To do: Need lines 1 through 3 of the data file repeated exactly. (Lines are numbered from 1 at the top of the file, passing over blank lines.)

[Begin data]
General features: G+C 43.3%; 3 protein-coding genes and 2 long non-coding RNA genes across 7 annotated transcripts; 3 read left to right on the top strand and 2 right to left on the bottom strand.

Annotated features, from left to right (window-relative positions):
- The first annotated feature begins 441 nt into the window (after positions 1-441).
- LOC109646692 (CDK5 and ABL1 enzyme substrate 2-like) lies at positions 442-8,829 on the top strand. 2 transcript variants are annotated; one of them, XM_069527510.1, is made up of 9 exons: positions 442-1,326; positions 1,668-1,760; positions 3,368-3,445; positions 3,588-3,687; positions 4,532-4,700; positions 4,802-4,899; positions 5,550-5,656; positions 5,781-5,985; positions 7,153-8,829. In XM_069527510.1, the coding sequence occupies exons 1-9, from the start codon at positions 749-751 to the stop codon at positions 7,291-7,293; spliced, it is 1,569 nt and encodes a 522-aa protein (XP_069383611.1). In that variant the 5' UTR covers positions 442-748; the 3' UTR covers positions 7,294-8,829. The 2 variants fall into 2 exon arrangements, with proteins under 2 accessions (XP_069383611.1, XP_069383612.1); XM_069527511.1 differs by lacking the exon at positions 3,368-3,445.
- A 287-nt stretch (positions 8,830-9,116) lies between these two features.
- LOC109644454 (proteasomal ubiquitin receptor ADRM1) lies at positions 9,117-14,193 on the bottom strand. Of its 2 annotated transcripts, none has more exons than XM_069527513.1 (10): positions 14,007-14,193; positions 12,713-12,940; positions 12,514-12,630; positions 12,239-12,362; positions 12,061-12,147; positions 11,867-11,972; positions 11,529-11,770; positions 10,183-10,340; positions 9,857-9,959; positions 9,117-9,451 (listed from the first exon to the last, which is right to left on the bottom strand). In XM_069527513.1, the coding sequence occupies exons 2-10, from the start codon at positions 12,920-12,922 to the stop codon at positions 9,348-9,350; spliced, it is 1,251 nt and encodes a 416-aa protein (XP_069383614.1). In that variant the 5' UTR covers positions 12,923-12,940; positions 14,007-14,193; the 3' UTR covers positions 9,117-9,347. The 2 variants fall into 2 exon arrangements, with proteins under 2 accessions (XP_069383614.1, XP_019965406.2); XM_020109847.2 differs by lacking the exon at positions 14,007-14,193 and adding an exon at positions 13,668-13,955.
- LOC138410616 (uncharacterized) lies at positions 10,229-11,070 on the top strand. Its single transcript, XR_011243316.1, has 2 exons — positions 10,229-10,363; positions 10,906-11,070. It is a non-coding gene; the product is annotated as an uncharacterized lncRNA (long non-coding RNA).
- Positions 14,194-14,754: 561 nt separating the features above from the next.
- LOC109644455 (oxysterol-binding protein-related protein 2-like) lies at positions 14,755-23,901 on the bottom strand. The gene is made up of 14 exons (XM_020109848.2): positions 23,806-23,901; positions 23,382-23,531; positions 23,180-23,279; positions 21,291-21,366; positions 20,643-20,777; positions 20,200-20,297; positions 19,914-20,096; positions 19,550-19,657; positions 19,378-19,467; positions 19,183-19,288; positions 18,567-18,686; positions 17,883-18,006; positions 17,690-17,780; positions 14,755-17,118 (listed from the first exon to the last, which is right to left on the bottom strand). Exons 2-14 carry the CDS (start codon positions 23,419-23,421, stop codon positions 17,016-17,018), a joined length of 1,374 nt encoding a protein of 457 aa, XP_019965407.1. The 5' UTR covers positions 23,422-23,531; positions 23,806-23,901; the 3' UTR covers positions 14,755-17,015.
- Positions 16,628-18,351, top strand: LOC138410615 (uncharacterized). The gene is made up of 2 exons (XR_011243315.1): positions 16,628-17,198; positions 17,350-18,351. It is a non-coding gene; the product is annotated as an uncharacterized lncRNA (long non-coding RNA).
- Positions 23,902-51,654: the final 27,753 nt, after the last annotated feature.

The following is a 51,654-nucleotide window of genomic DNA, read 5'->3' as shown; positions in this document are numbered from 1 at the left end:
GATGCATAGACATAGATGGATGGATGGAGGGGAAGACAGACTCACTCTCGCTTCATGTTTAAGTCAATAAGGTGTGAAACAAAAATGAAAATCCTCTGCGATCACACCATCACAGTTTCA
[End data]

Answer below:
General features: G+C 43.3%; 3 protein-coding genes and 2 long non-coding RNA genes across 7 annotated transcripts; 3 read left to right on the top strand and 2 right to left on the bottom strand.

Annotated features, from left to right (window-relative positions):
- The first annotated feature begins 441 nt into the window (after positions 1-441).